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Butting floor basics

When selecting the floors for my new home, what are the basics regarding butting different types of floors?

The most basic principle of butting floors is to have as few as possible! When different materials, finishes or colors are adjacent to one another, their joint appears as a dark line. This line is very pronounced on the floor. And, the more lines on the floor, the choppier the space becomes. Sometimes lines are desired in order to make one material "pop" giving that material more importance over another. This intentional design feature works well but do not overwhelm the home with too many of them! Strategic planning in making thresholds blend from one room's flooring to another's flooring is critical to a well designed home.

The best place to begin the planning is at the front door! The foyer will set the look and tone of your home so make your choice based upon the impression you wish to convey to your guests, therefore, formal vs. informal. Once the material is chosen, determine if this material can be carried further into the home and crossover into the adjacent spaces so that the main entertaining spaces are consistent. Since the living room and dining room typically are the adjacent spaces, a marble from the foyer may not be desired in these rooms. If this is so and a wood is selected for them, remember that the amount of color contrast between the two finishes will determine how much the marble will "pop". If you don't wish this effect, then consider a stain that does not have a tremendous contrast to the marble keeping the color delineation between the two selections at a minimum.

If the floor choice for the foyer is wood, continue the selection through the living room, dining room and possibly the kitchen (although the kitchen could be another type of material). The stain should remain the same through out including stair treads. If more definition and interest is desired, consider installing an inlay wood border around the perimeter of the rooms.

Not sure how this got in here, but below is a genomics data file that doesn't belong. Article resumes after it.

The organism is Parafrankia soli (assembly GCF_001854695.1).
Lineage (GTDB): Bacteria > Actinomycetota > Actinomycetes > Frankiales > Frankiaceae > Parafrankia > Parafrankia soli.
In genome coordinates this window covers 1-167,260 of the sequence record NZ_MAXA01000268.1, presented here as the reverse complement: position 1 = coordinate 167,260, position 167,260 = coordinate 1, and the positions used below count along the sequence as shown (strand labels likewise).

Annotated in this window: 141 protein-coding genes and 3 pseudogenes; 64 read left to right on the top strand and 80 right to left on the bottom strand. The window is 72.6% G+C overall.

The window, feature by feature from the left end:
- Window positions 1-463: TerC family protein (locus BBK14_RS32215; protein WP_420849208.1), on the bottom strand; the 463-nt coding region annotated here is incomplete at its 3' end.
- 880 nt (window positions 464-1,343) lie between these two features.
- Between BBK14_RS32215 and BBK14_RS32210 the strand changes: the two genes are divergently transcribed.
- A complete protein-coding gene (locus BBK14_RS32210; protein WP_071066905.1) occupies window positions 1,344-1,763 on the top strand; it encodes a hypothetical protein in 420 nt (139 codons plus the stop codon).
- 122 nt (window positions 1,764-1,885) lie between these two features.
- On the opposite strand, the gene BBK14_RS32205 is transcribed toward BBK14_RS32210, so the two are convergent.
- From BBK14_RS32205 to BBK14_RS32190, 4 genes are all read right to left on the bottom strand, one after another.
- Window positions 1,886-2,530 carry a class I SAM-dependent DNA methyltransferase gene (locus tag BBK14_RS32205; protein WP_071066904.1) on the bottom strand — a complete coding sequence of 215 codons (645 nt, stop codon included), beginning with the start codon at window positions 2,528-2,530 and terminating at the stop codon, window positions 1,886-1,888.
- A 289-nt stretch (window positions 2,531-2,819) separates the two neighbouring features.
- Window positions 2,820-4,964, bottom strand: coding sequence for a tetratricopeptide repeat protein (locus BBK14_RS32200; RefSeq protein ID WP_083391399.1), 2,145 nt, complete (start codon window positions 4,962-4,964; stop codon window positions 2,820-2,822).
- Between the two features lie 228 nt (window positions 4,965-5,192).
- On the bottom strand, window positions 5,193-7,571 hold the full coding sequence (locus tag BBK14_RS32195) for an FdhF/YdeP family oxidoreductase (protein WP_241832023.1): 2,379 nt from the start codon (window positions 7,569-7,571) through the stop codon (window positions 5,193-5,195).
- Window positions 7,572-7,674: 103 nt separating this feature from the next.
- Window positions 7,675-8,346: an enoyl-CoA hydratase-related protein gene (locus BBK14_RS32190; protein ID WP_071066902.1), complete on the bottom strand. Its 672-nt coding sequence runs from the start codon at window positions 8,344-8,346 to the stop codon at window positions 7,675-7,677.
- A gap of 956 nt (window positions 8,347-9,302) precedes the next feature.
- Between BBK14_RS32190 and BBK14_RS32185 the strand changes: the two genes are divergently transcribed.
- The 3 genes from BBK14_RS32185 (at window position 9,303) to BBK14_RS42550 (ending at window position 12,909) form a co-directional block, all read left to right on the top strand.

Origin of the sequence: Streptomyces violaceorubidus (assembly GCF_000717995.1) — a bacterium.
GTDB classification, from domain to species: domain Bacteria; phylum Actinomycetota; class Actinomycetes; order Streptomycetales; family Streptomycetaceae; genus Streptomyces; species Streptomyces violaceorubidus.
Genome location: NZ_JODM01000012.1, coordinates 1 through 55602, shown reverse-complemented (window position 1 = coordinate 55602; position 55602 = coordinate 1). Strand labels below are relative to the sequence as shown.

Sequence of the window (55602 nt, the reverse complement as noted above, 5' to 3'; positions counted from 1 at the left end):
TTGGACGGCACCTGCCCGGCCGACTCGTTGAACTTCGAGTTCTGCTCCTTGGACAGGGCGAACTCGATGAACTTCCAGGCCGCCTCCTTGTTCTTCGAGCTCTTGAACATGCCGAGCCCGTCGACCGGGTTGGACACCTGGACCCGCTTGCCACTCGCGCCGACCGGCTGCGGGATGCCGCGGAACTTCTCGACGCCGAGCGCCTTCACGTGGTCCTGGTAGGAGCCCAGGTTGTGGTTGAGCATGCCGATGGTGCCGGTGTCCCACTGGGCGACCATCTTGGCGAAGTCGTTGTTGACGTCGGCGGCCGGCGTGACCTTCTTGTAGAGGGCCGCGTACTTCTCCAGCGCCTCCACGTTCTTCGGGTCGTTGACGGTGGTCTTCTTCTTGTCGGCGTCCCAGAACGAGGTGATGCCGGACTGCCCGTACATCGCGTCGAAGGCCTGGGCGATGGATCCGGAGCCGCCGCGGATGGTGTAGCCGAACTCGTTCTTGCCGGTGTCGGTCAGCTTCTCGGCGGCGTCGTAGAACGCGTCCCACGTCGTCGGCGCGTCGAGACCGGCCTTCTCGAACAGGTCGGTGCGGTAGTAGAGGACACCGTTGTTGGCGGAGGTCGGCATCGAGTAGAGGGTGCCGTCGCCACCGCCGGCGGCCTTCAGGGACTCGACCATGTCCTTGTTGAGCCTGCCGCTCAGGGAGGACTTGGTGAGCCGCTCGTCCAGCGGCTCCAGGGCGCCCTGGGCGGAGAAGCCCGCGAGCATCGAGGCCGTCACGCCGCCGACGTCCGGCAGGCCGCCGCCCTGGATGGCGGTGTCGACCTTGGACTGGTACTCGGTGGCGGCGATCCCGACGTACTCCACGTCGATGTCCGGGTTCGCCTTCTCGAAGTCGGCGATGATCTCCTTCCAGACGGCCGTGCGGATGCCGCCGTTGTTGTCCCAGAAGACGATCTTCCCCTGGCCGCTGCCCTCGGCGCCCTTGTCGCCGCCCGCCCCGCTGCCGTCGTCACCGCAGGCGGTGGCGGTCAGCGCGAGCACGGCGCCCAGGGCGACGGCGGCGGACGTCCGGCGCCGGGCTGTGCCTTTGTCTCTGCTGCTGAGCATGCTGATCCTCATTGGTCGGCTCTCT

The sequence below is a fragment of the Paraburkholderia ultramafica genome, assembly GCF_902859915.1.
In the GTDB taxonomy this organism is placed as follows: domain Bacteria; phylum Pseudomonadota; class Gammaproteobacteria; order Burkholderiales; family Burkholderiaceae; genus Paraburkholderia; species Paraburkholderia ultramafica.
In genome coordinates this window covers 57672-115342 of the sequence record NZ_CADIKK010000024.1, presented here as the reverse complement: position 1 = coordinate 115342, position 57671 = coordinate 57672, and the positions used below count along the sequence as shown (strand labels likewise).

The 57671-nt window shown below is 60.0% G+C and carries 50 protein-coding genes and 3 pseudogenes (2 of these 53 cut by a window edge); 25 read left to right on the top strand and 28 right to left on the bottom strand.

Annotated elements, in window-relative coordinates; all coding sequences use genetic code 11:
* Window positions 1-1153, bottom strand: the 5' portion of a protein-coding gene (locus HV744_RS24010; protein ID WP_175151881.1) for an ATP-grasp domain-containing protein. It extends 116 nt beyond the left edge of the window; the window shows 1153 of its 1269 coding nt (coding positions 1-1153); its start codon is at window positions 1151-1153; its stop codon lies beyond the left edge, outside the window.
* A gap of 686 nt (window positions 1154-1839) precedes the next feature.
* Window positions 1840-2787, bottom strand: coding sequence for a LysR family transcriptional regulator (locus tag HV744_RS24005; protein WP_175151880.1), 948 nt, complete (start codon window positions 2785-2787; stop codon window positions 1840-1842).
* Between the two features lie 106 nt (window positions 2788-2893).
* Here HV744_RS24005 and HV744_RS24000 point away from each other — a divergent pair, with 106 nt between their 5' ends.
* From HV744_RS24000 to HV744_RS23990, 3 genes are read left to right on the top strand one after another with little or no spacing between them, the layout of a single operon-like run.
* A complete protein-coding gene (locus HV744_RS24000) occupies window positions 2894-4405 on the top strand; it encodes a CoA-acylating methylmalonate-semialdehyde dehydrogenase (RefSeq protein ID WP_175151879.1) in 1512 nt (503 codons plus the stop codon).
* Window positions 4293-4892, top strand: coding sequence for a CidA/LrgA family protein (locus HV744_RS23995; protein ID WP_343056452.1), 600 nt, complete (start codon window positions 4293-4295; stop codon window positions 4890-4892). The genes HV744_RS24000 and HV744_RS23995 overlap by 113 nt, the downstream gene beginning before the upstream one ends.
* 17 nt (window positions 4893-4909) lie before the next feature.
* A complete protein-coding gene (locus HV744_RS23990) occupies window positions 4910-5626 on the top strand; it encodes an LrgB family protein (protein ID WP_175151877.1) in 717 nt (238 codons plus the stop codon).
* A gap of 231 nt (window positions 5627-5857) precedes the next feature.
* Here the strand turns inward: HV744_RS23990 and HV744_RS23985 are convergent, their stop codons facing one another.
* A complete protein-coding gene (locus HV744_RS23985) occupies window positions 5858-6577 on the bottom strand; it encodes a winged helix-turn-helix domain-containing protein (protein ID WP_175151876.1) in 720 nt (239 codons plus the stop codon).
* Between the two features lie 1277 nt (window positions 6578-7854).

If the foyer floor choice is ceramic tile and it is not appropriate for the living room and dining room, then put wood or wall to wall carpeting in them while continuing the ceramic through to the kitchen. The tile can be carried through to the laundry and powder room or use another tile from the ceramic collection in a different size or shape. This concept of coordinating tiles can be used as well if there is a powder room off the foyer and a sunroom off the kitchen. And, keep in mind, that if there is a step down from one room to another, it is a perfect opportunity to make a change in flooring for more interest to the space. But, the more color contrast between the materials, the less continuity and flow.

If the bedrooms are to be carpeted, they can all be the same color for consistency. Should you wish to curtail the monotony of all the same through out, each bedroom can have its unique color on the floor; but, be sure to keep the corridor carpet a neutral color. This will allow the corridor to blend with all the colors that flow off of it and create a pleasant transition in the thresholds.

By following the concept "as few lines as possible", you are sure to create an interior that will flow beautifully. This will allow the remainder of your design and decorating challenges to come together much easier. And, fewer lines will make your home appear much more spacious!


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